By Miss England, Assistant Head of English
It’s International Literacy Day! I mentioned this to my classes earlier this week, and they responded with expressions not dissimilar to the ones I see when I hand out homework. They know World Book Day - it means dressing up. They even know National Poetry Day - House competitions and visits from poets. They did not know about International Literacy Day, however. What fun could possibly be had on a day dedicated to literacy? The sad thing is, our English department wondered the exact same thing: how on earth do we make this day fun? We knew it was important, maybe even necessary. We knew we could even justify it to the pupils… It’s very easy to tell pupils that The Guardian has revealed that in England (a country 4th in international rankings for primary reading proficiency), a fifth of all children live in a bookless home. Or that, in the UK as a whole, where the youth literacy rate is 99%, a quarter of our children have not reached the expected level of reading by the age of 11 (The Reading Agency). We can even shock them as they learn that globally in 2020, ‘at least 763 million young people and adults [lacked] basic literacy skills’ (UNESCO). But telling them that it’s important that they’re literate, and how lucky they are to be literate, does not mean they will all instantly run to the nearest Waterstones.
The worry is that in emphasising the importance of literacy - and reading in particular - we will counterproductively remove all of the fun from it. I recently sent out surveys to RGC’s S1-6 pupils to determine their attitudes towards reading and, while on the whole we are a school of readers with excellent literacy skills, some of the data revealed there is still much more we could be doing to change pupils’ attitudes to reading. Alarmingly, the most common response when asked about the benefits of reading was ‘it improves vocabulary’. As an English teacher, you can imagine my horror. Who on earth would ever read a novel in the hope they might learn some new words? Others claimed that people who read do better in their exams, which is undeniably true, but also a little bit depressing. If teens are reading only in order to get better exam results, what happens when they’ve sat their last exam? I would wager few of them would relax on a rainy afternoon with the latest Richard Osman novel or flop onto their sofa with Far from the Madding Crowd. About that last one, I can hardly blame them, but it did make me question what we have got to do to remind them that reading and writing are fun. That at one point they loved stories and that this enjoyment is lying dormant somewhere, ignored?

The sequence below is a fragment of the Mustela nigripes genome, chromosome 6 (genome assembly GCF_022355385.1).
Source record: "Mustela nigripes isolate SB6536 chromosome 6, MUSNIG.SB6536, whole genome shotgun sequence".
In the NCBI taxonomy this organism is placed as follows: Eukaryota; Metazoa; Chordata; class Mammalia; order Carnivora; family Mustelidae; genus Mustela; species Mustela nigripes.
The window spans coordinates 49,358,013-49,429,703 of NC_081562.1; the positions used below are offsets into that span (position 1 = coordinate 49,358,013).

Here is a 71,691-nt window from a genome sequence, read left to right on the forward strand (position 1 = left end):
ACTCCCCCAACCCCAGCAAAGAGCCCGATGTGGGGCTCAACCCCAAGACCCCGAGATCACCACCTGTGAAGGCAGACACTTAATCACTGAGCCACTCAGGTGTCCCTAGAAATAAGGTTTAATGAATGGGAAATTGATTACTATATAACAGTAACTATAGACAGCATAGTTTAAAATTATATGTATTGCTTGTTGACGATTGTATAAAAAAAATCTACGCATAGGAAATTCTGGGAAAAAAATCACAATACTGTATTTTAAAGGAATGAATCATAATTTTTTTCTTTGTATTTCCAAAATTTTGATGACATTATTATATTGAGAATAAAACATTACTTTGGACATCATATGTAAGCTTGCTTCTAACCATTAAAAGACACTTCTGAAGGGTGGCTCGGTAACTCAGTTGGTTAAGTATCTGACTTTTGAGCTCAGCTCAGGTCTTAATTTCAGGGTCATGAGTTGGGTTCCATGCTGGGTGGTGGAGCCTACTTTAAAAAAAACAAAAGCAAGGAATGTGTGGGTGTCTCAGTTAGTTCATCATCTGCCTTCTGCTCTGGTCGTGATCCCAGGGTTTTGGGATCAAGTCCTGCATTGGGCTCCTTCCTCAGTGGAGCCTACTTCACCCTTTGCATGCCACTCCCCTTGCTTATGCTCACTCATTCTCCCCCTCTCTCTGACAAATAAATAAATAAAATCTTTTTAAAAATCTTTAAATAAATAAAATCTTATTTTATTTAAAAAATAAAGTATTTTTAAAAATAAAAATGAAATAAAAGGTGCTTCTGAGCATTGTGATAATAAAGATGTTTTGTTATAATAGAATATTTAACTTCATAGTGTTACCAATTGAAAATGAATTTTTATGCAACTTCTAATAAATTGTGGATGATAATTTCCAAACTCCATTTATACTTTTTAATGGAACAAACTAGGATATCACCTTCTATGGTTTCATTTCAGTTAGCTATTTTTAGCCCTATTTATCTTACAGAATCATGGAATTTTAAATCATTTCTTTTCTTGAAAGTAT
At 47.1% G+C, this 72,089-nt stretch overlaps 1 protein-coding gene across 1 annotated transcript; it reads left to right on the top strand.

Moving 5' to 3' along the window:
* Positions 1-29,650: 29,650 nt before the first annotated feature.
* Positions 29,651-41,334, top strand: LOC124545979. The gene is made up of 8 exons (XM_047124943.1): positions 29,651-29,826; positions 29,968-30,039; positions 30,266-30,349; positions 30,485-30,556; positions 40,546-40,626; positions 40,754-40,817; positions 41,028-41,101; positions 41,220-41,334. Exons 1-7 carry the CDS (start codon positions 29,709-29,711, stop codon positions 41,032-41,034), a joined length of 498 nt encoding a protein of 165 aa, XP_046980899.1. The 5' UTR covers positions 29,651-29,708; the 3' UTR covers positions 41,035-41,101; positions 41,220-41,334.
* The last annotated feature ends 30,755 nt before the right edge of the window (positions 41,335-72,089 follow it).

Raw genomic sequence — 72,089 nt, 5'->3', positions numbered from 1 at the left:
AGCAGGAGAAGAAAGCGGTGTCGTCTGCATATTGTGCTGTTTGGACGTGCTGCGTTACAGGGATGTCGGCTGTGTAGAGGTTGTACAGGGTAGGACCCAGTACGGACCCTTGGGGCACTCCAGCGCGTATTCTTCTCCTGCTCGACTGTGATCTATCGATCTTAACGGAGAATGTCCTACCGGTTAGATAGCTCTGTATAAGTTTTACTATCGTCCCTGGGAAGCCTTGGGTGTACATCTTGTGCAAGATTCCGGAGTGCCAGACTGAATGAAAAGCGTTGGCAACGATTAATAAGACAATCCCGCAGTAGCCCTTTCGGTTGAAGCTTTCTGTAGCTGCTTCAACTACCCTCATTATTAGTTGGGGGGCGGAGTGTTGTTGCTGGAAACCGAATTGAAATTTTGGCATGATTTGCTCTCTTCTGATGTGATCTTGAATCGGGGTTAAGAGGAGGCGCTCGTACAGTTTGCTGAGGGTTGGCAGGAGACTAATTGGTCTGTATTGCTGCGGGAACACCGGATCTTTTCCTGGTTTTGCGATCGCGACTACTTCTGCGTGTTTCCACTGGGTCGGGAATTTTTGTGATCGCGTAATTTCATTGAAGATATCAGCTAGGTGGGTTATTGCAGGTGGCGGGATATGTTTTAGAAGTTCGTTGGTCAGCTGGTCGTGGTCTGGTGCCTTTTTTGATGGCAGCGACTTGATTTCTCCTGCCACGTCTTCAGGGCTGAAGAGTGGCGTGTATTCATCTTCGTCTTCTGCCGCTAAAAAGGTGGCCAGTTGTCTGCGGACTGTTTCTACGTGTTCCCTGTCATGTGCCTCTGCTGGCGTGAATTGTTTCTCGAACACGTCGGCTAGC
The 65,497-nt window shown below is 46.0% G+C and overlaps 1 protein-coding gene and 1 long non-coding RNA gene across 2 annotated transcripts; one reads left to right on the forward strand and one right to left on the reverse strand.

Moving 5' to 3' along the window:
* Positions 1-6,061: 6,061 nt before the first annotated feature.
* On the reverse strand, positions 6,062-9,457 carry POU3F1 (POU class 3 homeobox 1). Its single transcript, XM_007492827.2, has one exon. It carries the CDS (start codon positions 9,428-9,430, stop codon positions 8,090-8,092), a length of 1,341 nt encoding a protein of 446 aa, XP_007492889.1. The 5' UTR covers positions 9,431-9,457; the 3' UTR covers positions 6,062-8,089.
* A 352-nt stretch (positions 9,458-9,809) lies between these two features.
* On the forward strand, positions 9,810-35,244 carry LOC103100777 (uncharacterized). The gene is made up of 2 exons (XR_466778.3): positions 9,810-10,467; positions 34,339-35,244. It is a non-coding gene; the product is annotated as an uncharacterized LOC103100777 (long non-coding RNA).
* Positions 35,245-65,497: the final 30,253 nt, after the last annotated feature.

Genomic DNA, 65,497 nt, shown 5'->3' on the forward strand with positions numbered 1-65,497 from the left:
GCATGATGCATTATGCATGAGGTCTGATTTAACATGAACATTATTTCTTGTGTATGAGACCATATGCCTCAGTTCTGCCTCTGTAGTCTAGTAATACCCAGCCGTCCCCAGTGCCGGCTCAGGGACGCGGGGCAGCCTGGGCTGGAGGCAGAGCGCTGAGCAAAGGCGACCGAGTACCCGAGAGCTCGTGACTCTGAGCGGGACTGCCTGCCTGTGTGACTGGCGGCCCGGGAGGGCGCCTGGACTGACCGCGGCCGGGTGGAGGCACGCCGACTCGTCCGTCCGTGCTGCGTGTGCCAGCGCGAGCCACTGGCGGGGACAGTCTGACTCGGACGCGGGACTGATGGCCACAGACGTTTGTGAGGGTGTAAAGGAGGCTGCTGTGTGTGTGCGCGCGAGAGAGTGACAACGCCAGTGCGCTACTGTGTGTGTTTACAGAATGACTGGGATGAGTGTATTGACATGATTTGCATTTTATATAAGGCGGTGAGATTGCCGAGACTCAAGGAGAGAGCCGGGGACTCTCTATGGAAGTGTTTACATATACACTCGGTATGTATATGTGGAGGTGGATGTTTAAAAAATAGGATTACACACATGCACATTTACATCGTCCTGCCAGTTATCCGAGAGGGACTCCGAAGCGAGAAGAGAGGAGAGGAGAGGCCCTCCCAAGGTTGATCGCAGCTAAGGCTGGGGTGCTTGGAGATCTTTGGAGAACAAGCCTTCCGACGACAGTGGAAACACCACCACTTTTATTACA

It’s simple: remove any sense that this thing we want them to do is a chore! So, this week, in honour of International Literacy Day, we thought we would share a few top tips for celebrating literacy:
Don’t buy into the nonsense that language can’t be fun. Play games and complete puzzles. From Boggle to Blossom, Octordle, Semantle and crosswords, there’s no limit to the different games you can play in Form and class, or even at home or during the boring half hour stuck in traffic (obviously from the passenger seat!). Set up a championship league, and you’ll soon have 14 and 15 year olds demanding another game of Boggle because they want to break your winning streak.
(I’m pretty sure this one is going to be met with outrage, but bear with me…) Don’t discourage social media. Embrace YouTube, TikTok and Instagram. I know many people believe that these are a scourge on literacy and the death of independent thought, but research has found that the number of books read by teens and young adults increased by almost a quarter last year as BookTok and BookTubers boosted interest in reading for young people (The Guardian). So while they might all be reading the same books (I’m looking at you, Colleen Hoover), they are at least reading. And through choice!
Don’t think English teachers alone are responsible. The only way to make reading and writing seem enjoyable is to prove to young people that it isn’t only their nerdy English teachers who enjoy reading. If their favourite teacher of a different subject recommends a great book, they’ll read. And get parents involved! Trips to bookshops, talking about books, reading for fun at the weekend - these things make all the difference. So next time you hear the question at parents’ evening, ‘What are you doing to encourage reading in your classroom?’ feel free to throw them a curveball!